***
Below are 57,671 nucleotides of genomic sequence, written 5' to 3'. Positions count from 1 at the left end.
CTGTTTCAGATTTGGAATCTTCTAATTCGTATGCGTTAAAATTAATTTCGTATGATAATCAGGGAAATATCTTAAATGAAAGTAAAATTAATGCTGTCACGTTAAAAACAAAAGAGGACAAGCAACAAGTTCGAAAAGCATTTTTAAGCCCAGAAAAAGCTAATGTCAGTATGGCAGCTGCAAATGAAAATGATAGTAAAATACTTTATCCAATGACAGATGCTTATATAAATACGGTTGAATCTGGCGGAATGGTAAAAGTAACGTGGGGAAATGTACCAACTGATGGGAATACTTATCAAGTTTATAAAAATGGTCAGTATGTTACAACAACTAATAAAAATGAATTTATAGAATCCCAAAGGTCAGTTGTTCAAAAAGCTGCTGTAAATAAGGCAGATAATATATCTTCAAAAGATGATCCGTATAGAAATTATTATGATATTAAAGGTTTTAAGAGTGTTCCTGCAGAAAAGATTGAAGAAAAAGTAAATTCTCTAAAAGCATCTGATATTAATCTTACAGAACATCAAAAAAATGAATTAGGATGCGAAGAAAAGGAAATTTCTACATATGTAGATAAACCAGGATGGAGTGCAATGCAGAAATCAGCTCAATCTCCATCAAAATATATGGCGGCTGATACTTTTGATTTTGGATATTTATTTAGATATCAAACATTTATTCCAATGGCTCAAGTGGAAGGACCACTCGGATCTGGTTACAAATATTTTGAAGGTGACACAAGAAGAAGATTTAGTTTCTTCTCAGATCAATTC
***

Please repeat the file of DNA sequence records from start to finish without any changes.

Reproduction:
Below are 57,671 nucleotides of genomic sequence, written 5' to 3'. Positions count from 1 at the left end.
CTGTTTCAGATTTGGAATCTTCTAATTCGTATGCGTTAAAATTAATTTCGTATGATAATCAGGGAAATATCTTAAATGAAAGTAAAATTAATGCTGTCACGTTAAAAACAAAAGAGGACAAGCAACAAGTTCGAAAAGCATTTTTAAGCCCAGAAAAAGCTAATGTCAGTATGGCAGCTGCAAATGAAAATGATAGTAAAATACTTTATCCAATGACAGATGCTTATATAAATACGGTTGAATCTGGCGGAATGGTAAAAGTAACGTGGGGAAATGTACCAACTGATGGGAATACTTATCAAGTTTATAAAAATGGTCAGTATGTTACAACAACTAATAAAAATGAATTTATAGAATCCCAAAGGTCAGTTGTTCAAAAAGCTGCTGTAAATAAGGCAGATAATATATCTTCAAAAGATGATCCGTATAGAAATTATTATGATATTAAAGGTTTTAAGAGTGTTCCTGCAGAAAAGATTGAAGAAAAAGTAAATTCTCTAAAAGCATCTGATATTAATCTTACAGAACATCAAAAAAATGAATTAGGATGCGAAGAAAAGGAAATTTCTACATATGTAGATAAACCAGGATGGAGTGCAATGCAGAAATCAGCTCAATCTCCATCAAAATATATGGCGGCTGATACTTTTGATTTTGGATATTTATTTAGATATCAAACATTTATTCCAATGGCTCAAGTGGAAGGACCACTCGGATCTGGTTACAAATATTTTGAAGGTGACACAAGAAGAAGATTTAGTTTCTTCTCAGATCAATTC